Former Harmonix shareholders filed a lawsuit against Viacom last week, accusing the company of trying to find a slick way to get out of paying performance-based bonuses. According to a lengthy Gamasutra report, the group includes Harmonix founders Alex Rigopulos and Eran Egozy, as well as other early funders of the Boston-based developer. The group claims that Viacom is manipulating costs after the initial success of Rock Band to avoid a potentially giant earn-out payment.
The complaint stems from a 2006 acquisition deal that has soured over the past four years as the Rock Band franchise began to wane in popularity. Viacom acquired Harmonix in September 2006 for $175 million and the promises of bonuses based on the company’s performance. According to the complaint, the earn-out formula was supposed to be 3.5 times any gross profit in excess of $32 million earned in 2007.
The group is seeking to "recover damages arising from Viacom’s manipulation of these earn-out payments by diverting opportunities from Harmonix for its own benefit in breach of the implied covenant of good faith and fair dealing that inheres in Viacom’s contract with Harmonix."
The Rock Band franchise generated over $1 billion in sales in North America through March 2009, according to Viacom. Viacom sent Harmonix’s shareholders $150 million for 2007 earn-out payments for 2007, but set aside over $200 million, according to SEC filings. Nevertheless, the company has never paid any money for the 2008 earn-out. In financial statements starting in 2010, Viacom claimed that it was entitled to a "refund of a substantial portion of amounts previously paid" despite not publically stating why.
The issue of earn-out payments has been referred to arbitration. The agreement covered the years 2007 and 2008, based sales and profits from the Rock Band franchise during those periods.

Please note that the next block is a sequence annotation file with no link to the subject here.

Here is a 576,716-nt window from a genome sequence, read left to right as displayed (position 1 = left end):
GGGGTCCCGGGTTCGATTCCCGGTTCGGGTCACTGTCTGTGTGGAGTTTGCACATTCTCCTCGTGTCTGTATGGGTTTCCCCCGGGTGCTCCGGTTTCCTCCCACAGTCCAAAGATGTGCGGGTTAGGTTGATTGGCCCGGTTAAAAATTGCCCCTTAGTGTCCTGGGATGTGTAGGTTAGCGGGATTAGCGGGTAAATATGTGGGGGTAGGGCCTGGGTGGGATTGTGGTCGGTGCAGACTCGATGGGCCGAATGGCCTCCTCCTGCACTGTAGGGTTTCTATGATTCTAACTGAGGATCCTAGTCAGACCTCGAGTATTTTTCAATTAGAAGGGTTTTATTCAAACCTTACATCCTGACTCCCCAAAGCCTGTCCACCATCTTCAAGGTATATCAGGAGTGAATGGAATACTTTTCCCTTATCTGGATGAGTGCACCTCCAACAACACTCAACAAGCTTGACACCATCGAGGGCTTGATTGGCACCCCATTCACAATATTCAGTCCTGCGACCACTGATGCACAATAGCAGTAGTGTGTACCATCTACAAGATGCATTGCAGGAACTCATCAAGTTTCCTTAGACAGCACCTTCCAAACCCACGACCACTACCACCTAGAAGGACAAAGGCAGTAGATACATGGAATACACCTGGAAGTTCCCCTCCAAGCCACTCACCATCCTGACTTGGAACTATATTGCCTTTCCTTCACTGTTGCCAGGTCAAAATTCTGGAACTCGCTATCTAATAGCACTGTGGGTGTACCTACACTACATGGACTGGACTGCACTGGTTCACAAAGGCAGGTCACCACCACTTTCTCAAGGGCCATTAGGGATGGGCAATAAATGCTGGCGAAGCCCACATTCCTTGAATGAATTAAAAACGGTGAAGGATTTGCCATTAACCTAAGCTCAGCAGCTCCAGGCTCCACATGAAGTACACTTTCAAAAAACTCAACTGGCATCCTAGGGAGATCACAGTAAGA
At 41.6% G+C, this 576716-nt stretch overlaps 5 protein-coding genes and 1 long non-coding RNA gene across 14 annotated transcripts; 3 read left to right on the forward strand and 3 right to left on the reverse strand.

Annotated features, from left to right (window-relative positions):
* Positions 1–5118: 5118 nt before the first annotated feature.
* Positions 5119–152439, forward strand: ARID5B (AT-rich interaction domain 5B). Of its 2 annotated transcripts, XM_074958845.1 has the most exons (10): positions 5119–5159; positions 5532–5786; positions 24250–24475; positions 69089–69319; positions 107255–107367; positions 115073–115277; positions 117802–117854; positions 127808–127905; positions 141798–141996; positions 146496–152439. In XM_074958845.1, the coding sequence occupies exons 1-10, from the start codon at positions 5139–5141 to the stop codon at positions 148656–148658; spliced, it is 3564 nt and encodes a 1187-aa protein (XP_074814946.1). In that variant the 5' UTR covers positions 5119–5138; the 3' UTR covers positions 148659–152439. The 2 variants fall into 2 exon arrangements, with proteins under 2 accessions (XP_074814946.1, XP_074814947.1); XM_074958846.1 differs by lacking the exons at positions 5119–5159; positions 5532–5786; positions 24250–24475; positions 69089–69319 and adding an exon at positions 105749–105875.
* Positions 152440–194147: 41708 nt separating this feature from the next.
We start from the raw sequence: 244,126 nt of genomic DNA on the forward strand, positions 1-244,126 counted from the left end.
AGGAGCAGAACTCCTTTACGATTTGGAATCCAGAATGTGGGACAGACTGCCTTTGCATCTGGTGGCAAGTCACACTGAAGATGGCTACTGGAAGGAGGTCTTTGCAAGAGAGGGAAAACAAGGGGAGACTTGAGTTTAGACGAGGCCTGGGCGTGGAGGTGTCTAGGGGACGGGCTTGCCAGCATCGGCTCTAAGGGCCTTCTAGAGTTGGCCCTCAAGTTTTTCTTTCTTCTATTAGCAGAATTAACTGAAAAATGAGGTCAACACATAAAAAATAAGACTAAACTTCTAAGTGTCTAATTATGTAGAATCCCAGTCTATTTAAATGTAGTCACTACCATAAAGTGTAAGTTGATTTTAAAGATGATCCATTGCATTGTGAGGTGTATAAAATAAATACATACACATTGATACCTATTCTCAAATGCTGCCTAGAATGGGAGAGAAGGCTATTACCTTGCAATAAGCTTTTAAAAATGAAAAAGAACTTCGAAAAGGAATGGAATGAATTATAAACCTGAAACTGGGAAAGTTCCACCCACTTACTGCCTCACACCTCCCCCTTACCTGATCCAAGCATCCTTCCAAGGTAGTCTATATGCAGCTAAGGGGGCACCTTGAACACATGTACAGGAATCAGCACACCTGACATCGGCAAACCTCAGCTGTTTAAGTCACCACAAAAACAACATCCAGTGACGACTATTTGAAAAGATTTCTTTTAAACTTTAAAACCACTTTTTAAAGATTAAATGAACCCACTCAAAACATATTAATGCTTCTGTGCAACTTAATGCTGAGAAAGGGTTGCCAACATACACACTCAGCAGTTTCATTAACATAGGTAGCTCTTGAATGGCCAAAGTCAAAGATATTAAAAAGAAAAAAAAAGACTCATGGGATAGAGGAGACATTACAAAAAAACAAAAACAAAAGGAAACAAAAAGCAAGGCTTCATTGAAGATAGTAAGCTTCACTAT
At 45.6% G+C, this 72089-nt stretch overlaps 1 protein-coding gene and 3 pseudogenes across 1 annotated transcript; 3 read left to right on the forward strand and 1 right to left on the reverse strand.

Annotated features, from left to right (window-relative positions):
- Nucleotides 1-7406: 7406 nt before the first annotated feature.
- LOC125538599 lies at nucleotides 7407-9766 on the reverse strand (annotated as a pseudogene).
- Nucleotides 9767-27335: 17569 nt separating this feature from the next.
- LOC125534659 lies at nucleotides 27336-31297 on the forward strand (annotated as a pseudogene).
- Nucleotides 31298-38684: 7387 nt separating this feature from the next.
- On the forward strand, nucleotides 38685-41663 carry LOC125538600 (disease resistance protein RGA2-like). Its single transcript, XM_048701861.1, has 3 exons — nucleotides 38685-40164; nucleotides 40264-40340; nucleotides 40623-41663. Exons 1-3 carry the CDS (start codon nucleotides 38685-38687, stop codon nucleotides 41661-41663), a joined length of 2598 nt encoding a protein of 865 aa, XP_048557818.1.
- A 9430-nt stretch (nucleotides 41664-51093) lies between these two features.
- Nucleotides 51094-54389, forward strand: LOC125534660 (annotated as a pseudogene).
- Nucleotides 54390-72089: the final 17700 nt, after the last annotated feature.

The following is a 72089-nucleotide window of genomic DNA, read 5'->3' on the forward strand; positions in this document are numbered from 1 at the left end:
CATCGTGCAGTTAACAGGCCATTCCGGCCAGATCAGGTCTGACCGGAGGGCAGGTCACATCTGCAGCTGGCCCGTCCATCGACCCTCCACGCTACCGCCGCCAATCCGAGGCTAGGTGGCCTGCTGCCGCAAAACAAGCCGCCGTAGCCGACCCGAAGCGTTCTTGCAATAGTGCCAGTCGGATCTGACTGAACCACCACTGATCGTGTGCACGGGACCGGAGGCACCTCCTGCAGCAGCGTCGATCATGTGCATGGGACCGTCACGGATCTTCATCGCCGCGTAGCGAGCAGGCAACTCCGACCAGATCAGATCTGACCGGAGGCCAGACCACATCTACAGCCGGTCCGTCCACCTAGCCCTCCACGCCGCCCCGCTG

Obviously, the relationship between Harmonix and Viacom is no longer amicable, as evidenced in Viacom’s public statements that it wanted to sell the Rock Band maker. Viacom CEO Philippe Dauman claimed recently that "the console game business requires an expertise and scale that we don’t have."
However, there is more funny business that the group claims Viacom engaged in after the acquisition. It claims that Viacom tried to find ways to reduce the aforementioned payments to Harmonix shareholders, such as "a negotiation of the EA Partners distribution agreement in the middle of the earn-out period. The group alleges that Viacom "decided to forego the opportunity to reduce EA’s distribution fees during 2008 (or in any other way enhance Harmonix’s net income or Gross Profit for 2008), and instead demanded benefits for itself (rather than Harmonix) in exchange for allowing EA to continue distributing Rock Band."
The benefits Viacom sought from EA, according to the suit, included a multi-million dollar ad deal with Viacom’s MTV Networks and other Viacom media outlets, a reduction in distribution fees beginning in 2009 (after the group’s earn-out period) and "acceleration of 2009 payments to 2008."
The group contends that EA would have been flexible with the fees after the success of Rock Band, and that a lower distribution fee from EA would mean higher profits and higher earn-out bonuses for the group.
Finally, there the matter of a $13 million dollar escrow account put aside for legal disputes at the time of the merger. The group alleges that the funds in that account should be released because all of the lawsuits filed against Harmonix and its products have been settled or resolved. Harmonix shareholders claim that three days before the end of the agreement to release the escrow, Viacom sent "an Indemnity Notice in which it stated that it was providing notice of claims for indemnification."